Please note that this book can be read inside Telegram. This is the best option for Smartphone. Visit https://t.me/DeverkovilBooks/4 inside Telegram. Or search for DeverkovilBooks inside Telegram.
William Logan's Malabar is popularly known as ‘Malabar Manual’. It is a huge book of more than 500,000 words. It might not be possible for a casual reader to imbibe all the minute bits of information from this book.
However, in this commentary of mine, I have tried to insert a lot of such bits and pieces of information, by directly quoting the lines from ‘Malabar’. On these quoted lines, I have built up a lot of arguments, and also added a lot of explanations and interpretations. I do think that it is much easy to go through my Commentary than to read the whole of William Logan's book 'Malabar'. However, the book, Malabar, contains much more items, than what this Commentary can aspire to contain.
This book, Malabar, will give very detailed information on how a small group of native-Englishmen built up a great nation, by joining up extremely minute bits of barbarian and semi-barbarian geopolitical areas in the South Asian Subcontinent.
About the author
feudal languages, codes of reality
William Logan was a British official, who did work as a Collector of the Malabar district in the erstwhile Madras Presidency in British India.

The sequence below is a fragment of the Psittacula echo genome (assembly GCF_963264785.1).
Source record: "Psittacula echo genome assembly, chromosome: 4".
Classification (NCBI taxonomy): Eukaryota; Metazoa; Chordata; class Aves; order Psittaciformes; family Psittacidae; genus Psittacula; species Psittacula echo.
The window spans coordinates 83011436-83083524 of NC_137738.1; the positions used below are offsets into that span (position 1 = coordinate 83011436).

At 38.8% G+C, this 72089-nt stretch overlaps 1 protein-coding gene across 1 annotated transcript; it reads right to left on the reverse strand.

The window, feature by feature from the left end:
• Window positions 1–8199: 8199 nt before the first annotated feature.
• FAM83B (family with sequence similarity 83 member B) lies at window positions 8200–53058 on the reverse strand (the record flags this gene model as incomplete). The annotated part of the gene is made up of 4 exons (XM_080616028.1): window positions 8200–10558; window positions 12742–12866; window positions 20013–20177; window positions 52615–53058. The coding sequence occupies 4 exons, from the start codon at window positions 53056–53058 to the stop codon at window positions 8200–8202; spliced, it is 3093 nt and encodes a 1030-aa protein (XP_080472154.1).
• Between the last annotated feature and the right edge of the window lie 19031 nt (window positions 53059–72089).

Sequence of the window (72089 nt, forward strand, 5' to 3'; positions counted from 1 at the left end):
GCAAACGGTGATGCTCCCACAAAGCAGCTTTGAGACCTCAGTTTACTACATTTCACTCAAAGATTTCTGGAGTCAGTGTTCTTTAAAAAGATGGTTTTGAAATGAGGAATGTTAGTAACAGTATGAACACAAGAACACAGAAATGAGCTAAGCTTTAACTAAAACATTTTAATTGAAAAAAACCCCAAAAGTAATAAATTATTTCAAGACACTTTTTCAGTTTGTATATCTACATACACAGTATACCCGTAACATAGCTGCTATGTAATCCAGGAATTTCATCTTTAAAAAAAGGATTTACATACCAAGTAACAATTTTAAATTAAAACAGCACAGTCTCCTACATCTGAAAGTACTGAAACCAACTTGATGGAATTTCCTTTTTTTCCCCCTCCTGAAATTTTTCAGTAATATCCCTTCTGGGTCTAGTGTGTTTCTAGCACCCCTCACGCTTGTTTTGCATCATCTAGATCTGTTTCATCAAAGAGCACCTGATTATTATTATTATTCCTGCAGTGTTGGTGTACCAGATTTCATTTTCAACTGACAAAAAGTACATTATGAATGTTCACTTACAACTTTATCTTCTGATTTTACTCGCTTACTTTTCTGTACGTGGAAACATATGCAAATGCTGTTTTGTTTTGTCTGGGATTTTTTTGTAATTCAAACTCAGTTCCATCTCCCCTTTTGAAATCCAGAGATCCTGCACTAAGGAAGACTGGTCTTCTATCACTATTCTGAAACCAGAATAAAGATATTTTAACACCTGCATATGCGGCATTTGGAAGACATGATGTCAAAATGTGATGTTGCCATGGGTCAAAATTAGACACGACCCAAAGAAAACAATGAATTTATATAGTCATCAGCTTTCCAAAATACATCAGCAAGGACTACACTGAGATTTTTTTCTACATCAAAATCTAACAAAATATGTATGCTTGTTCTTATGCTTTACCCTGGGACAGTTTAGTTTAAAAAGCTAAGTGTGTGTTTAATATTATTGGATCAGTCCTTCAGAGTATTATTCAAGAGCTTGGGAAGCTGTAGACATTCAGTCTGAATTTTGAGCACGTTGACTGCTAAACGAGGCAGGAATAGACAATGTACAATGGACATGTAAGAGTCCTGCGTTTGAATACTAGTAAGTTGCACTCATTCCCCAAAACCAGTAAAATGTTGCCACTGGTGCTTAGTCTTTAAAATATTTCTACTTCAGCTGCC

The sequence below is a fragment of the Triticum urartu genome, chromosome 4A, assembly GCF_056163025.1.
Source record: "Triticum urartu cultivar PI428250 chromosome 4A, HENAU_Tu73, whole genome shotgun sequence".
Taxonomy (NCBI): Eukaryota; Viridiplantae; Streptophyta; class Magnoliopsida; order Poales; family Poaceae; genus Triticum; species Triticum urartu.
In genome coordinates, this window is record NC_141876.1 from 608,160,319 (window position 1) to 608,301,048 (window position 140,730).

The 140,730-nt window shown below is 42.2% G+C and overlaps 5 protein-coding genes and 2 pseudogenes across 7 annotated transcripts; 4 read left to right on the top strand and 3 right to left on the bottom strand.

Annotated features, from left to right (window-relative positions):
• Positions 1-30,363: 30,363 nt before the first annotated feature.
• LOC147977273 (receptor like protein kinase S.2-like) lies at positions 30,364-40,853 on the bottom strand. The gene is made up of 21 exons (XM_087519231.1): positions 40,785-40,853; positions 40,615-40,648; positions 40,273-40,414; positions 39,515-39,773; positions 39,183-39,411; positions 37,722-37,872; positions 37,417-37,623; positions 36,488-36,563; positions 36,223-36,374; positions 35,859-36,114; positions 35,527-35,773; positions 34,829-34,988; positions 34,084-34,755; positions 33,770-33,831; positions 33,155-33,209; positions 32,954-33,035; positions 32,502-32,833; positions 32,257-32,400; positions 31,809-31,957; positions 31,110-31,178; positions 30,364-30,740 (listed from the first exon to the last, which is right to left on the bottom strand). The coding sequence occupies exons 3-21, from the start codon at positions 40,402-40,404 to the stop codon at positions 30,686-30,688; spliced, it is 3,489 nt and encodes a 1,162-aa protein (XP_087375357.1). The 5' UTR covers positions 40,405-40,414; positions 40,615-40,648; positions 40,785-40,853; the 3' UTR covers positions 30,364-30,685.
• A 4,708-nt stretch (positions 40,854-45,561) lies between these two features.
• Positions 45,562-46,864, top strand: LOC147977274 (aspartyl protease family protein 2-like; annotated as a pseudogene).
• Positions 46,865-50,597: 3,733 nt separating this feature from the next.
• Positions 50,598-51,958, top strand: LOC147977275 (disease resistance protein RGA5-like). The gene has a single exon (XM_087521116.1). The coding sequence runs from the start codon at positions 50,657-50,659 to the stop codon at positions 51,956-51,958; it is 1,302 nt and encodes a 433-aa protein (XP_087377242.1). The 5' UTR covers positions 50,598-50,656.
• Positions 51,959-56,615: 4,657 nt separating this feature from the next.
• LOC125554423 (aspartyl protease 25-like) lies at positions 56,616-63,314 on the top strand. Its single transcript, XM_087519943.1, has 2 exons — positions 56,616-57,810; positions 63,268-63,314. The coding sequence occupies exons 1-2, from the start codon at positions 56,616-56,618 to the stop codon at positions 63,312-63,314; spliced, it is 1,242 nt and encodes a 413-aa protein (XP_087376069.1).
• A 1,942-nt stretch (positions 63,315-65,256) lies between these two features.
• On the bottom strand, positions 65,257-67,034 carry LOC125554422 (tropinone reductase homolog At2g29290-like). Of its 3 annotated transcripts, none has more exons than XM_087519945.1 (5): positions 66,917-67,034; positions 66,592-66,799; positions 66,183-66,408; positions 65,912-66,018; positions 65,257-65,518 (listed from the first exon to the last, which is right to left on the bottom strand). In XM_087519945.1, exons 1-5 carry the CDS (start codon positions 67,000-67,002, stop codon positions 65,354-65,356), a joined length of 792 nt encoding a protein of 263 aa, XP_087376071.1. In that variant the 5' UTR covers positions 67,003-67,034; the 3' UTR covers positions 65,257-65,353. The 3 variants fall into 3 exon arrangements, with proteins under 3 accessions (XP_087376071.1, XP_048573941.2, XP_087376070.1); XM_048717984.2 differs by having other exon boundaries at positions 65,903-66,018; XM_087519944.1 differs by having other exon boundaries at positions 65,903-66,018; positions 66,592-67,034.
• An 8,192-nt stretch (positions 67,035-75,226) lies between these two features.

QUOTE: Even though I am not sure about this, I think the book Malabar was made as part of the Madras Presidency government’s endeavour to create a district manual for each of the districts of Madras Presidency. William Logan was a District Collector of the Malabar district of Madras Presidency. The time period of his work in the district is given in this book as:
6th June 1875 to 20th March 1876 (around 9 months) as Ag. Collector. From 9th May 1878 to 21st April 1879 (around 11 months) as Collector. From 23rd November 1880 to 3rd February 1881 (around 2 months) as Collector. Then from 23rd January 1883 to 17th April 1883 (around 3 months) as Collector. After all this, he is again posted as the Collector from 22nd November 1884.